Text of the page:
Recession: Two years into a "recovery," the unemployment rate leaps to 9.1% and just 54,000 new jobs are created. Is this just "bumps on the road to recovery," as the White House insists, or something more dangerous?
This has been the most miserable recovery in modern history. Not only are there not enough jobs being created, but also the economy itself looks to be stalling.
Gross domestic product grew a paltry 1.8% during the first quarter, and most economists expect something similar for the second quarter. Double dip? It's possible.
As we noted earlier last week before the new jobs data came out, the U.S. is already in a growth recession — defined as an economy that's growing too slowly to keep unemployment from rising.
Yet the Obama administration is crowing about its accomplishments as if slowing growth and rising joblessness have nothing to do with its bad policies.
"The initiatives put in place by this administration — such as the payroll tax cut and business incentives for investment — have contributed to solid employment growth overall this year, but this report is a reminder of the challenges that remain," said Austan Goolsbee, Obama's top economic adviser.
"Solid employment growth"? Since the end of last year, job growth has averaged 130,500 a month — about the number of people who enter the workforce each month. That's not "solid" enough.
By the way, the unemployment rate has been below 9% for just five months since Obama took office — and three of those months were in the first 12 weeks of his presidency, before his policies took effect.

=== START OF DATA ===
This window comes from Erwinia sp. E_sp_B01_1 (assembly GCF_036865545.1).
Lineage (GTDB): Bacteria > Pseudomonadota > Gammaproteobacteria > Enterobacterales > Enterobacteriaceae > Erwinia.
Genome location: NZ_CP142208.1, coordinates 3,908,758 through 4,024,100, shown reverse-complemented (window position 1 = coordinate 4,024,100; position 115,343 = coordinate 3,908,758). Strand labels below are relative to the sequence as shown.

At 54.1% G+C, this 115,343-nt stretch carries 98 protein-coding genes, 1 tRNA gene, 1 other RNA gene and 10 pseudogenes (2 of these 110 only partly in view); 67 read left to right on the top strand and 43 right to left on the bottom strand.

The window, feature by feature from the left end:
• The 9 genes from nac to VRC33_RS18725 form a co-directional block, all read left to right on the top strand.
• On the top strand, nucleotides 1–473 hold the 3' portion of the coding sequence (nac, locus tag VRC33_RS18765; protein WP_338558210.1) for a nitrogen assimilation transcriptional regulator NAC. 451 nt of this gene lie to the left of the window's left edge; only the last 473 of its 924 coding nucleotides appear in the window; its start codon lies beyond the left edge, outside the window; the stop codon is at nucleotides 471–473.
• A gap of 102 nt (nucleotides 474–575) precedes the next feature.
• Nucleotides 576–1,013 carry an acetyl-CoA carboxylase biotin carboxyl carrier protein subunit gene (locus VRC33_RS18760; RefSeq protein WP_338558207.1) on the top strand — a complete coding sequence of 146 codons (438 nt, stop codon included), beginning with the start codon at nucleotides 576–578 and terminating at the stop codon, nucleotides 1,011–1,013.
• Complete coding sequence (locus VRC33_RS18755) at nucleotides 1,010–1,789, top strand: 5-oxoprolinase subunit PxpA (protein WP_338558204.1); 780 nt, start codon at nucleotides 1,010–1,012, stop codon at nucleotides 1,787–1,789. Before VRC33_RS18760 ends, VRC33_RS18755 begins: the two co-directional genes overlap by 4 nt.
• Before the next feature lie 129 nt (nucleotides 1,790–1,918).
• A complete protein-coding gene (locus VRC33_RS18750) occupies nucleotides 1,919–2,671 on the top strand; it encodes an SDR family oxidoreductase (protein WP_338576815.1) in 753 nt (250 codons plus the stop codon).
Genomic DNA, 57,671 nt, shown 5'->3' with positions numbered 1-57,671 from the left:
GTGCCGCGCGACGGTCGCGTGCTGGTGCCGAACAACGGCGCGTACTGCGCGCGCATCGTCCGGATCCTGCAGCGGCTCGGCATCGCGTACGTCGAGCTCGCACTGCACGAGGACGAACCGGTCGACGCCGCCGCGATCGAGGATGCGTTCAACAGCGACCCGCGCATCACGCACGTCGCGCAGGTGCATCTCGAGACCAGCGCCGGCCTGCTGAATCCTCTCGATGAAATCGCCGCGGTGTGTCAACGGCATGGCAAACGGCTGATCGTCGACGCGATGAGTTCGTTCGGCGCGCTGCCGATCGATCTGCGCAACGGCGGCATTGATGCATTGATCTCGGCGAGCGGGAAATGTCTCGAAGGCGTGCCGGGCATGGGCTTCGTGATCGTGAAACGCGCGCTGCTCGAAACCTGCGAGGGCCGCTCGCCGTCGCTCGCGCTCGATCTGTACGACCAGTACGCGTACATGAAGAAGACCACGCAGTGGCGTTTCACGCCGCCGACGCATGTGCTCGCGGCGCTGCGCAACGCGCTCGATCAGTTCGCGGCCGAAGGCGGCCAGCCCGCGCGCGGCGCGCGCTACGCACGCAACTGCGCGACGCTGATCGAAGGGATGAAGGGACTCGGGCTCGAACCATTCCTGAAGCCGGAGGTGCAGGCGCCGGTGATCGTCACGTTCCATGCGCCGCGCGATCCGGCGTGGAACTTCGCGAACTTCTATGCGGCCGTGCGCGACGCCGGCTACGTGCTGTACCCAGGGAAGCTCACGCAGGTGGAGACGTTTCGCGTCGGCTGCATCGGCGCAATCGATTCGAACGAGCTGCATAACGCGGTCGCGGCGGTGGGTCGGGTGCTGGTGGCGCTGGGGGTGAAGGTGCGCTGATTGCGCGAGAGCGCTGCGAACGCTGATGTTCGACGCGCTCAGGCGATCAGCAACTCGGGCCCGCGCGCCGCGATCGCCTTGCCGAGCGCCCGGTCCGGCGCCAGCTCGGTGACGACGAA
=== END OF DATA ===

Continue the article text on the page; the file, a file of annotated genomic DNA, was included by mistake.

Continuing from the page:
Even so, President Obama on Friday visited Chrysler workers, lauding the government's bailout for the re-emergence of the auto industry, which has added 113,000 jobs over the last two years.
What he didn't say was that GM, the bailout's poster boy, lost taxpayers $14 billion, and the total cost of his stimulus and bailout plan has now risen to $830 billion.
Obama was unflappable. "This economy took a big hit — it's taking a while to mend," he told Chrysler workers, reciting high gas prices, Japan's earthquake and the Mideast as the "head winds" facing the economy.
How about the head wind of bad government policies that, based on Congressional Budget Office data, have cost the economy over $760 billion in lost economic output in the past two years — and millions of jobs?
This lost output is the Obamanomics growth tax. Too much tinkering, too much debt, too much spending.
"By failing to alleviate the uncertainty businesses are feeling, Washington continues to stifle hiring," said Chamber of Commerce economist Martin Regalia.
This "uncertainty," by the way, is why businesses, with their $2 trillion in cash, stay on the sidelines. At this point in a recovery, they should be adding hundreds of thousands of workers each month.
That they aren't is a damning indictment of Obama's big-spending, high-debt, Keynesian strategy that has emerged as one of the great failures of economic policy-making in modern times.